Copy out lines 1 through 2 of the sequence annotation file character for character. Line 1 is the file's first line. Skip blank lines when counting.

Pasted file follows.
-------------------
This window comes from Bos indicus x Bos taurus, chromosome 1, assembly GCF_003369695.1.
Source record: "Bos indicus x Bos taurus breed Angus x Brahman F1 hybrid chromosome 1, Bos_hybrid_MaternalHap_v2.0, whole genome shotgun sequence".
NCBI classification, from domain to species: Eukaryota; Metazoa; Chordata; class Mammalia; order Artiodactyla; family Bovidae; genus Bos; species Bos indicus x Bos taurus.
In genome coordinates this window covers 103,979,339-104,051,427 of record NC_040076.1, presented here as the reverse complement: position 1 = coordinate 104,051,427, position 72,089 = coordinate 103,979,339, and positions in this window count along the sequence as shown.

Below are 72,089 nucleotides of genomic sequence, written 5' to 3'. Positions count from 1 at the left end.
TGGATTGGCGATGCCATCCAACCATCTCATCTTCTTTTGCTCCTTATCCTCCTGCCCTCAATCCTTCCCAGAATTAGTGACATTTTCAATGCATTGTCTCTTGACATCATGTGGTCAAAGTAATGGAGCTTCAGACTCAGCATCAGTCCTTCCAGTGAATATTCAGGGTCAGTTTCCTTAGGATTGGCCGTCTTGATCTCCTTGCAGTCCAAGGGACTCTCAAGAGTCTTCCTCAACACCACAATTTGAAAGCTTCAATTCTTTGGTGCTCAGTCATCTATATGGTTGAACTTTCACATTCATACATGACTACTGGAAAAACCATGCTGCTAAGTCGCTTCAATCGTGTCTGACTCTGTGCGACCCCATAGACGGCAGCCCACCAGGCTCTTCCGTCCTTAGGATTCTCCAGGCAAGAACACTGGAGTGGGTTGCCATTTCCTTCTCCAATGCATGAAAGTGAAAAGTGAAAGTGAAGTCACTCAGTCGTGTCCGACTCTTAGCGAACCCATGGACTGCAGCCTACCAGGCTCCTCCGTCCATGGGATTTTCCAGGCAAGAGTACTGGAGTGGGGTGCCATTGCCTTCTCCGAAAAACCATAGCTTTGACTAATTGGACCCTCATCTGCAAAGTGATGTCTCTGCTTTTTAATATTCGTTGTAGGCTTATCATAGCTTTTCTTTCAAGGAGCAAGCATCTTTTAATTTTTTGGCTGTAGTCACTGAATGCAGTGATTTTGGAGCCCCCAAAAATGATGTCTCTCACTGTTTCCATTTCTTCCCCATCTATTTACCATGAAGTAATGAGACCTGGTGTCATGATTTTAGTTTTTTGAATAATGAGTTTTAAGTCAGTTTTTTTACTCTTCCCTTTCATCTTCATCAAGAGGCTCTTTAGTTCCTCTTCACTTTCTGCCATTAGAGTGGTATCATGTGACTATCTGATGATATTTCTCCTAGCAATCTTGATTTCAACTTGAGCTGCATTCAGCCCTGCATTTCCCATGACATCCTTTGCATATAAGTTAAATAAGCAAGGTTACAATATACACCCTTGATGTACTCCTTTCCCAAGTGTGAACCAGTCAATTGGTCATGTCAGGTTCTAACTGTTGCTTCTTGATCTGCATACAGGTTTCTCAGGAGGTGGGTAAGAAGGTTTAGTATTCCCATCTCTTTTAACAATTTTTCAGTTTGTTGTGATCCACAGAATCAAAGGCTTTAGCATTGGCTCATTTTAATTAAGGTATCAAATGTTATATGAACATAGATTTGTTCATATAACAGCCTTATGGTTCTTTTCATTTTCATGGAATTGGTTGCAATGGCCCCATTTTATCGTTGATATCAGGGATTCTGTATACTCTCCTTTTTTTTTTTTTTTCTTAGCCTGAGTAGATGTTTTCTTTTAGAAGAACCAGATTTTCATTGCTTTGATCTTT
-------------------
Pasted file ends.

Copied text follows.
This window comes from Bos indicus x Bos taurus, chromosome 1, assembly GCF_003369695.1.
Source record: "Bos indicus x Bos taurus breed Angus x Brahman F1 hybrid chromosome 1, Bos_hybrid_MaternalHap_v2.0, whole genome shotgun sequence".